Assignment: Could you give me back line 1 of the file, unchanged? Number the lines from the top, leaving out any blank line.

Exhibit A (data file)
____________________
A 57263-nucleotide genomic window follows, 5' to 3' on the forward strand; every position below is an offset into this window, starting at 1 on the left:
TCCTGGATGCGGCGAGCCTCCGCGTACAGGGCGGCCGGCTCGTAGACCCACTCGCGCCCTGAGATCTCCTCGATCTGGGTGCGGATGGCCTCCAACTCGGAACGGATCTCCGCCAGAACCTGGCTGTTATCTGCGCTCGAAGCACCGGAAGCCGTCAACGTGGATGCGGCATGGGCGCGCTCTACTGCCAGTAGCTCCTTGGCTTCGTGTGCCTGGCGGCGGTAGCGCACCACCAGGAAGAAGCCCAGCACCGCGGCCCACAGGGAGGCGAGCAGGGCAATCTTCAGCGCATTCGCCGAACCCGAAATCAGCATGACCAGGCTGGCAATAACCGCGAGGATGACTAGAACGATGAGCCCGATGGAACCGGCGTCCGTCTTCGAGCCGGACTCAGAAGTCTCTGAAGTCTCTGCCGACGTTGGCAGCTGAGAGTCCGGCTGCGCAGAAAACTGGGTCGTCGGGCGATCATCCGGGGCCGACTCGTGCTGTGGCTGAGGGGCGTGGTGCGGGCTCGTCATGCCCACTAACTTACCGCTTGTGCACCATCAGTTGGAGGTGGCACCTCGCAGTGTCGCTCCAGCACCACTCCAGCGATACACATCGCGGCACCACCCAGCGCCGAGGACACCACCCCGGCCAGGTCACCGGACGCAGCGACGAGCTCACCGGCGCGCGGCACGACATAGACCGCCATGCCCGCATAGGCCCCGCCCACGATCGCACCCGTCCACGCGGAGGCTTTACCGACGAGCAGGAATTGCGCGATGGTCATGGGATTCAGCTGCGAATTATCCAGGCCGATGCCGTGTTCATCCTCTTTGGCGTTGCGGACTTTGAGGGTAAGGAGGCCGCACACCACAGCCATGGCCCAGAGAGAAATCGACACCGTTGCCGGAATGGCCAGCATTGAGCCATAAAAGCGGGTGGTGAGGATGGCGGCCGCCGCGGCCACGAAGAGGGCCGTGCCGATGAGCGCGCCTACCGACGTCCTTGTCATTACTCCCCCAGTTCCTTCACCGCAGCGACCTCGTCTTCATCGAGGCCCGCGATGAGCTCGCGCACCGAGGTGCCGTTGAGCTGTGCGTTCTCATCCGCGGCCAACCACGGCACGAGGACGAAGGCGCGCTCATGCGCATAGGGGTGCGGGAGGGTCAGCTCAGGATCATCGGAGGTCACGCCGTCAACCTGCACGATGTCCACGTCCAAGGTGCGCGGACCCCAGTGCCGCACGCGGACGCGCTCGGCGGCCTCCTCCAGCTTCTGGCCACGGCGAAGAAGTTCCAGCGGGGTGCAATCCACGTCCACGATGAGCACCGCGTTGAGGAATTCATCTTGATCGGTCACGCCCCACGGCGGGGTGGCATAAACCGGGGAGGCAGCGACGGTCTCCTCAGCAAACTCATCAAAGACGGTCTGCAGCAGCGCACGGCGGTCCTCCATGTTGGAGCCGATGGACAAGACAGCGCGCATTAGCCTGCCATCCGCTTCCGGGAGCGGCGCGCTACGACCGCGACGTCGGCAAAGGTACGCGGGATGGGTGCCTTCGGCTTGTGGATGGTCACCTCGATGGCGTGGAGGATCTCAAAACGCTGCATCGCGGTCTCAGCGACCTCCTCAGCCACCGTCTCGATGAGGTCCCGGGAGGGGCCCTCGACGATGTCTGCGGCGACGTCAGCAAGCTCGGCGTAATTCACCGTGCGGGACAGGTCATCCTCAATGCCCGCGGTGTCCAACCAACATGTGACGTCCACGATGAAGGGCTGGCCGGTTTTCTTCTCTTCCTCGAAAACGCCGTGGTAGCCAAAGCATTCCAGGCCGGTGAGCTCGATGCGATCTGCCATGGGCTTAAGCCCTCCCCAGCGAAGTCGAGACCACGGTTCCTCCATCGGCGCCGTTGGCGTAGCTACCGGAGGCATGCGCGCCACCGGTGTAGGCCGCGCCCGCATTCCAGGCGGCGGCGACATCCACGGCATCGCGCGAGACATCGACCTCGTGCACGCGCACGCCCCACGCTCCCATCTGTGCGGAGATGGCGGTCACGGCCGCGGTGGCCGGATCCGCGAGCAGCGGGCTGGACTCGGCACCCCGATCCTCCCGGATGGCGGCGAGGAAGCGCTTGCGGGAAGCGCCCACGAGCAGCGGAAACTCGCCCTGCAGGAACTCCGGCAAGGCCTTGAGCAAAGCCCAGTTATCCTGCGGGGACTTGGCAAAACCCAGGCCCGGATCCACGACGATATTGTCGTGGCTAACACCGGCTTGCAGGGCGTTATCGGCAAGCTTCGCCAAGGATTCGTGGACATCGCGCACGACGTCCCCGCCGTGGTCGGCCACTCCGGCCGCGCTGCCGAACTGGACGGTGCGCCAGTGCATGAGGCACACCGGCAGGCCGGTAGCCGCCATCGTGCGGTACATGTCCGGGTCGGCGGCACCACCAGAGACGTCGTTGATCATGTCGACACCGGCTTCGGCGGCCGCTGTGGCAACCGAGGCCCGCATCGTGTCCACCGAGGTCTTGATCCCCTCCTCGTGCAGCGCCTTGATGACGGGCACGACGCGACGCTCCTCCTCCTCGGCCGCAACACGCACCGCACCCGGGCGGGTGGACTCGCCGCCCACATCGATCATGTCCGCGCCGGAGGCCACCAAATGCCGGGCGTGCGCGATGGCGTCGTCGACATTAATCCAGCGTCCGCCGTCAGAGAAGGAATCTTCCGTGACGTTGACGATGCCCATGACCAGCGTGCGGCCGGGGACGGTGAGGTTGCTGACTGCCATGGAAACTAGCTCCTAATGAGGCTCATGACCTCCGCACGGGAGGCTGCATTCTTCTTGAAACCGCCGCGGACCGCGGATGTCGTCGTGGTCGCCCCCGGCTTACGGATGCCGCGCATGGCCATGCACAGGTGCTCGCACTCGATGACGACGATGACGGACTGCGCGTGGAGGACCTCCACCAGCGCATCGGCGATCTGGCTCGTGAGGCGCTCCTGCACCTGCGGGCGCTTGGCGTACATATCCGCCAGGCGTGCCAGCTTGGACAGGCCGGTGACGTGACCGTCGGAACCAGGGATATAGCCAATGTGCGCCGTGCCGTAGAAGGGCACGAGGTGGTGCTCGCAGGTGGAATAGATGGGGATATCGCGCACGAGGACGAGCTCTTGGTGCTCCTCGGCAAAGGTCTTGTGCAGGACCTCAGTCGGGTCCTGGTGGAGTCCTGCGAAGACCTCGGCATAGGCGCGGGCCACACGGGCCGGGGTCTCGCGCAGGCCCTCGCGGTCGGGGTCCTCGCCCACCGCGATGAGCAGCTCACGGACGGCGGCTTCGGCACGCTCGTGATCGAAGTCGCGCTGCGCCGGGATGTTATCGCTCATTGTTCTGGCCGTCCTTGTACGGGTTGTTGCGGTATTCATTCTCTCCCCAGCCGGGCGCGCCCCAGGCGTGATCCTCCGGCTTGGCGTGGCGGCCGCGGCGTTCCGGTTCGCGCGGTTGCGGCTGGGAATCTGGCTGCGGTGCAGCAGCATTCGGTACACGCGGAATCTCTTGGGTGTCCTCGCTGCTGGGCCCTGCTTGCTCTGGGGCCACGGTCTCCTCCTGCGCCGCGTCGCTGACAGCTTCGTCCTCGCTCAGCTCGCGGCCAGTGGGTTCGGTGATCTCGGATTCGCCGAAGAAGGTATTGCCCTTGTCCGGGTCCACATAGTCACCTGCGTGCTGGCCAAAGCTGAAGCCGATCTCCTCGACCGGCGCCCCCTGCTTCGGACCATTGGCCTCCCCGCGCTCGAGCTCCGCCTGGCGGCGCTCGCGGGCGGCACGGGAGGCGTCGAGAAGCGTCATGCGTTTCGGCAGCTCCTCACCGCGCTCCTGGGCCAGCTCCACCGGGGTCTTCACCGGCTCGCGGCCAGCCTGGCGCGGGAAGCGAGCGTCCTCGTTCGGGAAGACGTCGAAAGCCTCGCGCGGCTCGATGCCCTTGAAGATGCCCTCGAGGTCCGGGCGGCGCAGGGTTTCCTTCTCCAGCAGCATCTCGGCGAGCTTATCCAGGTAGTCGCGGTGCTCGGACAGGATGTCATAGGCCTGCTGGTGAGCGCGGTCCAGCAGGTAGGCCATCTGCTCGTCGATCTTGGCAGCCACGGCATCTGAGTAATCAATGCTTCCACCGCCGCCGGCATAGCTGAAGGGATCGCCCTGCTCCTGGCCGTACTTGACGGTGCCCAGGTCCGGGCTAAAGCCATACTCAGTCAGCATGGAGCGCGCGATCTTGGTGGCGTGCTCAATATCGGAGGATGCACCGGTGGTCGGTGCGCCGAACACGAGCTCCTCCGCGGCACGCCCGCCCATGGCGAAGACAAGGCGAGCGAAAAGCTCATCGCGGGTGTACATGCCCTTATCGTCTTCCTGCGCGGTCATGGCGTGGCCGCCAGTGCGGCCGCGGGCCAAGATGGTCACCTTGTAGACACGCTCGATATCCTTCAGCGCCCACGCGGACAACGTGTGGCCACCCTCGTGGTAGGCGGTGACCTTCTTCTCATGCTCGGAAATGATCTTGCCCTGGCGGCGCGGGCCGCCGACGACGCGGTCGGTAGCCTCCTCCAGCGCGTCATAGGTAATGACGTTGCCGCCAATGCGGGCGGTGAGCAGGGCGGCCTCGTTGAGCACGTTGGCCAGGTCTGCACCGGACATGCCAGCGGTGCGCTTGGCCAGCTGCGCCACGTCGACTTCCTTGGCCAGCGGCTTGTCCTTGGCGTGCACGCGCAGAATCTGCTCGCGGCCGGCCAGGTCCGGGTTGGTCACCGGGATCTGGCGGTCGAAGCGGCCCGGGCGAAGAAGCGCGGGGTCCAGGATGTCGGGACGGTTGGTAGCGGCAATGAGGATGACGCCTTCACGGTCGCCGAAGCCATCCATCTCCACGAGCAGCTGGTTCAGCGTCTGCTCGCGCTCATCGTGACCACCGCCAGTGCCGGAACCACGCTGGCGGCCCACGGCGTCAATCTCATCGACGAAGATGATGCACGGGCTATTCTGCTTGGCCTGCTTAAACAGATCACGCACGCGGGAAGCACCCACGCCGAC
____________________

A 57263-nucleotide genomic window follows, 5' to 3' on the forward strand; every position below is an offset into this window, starting at 1 on the left: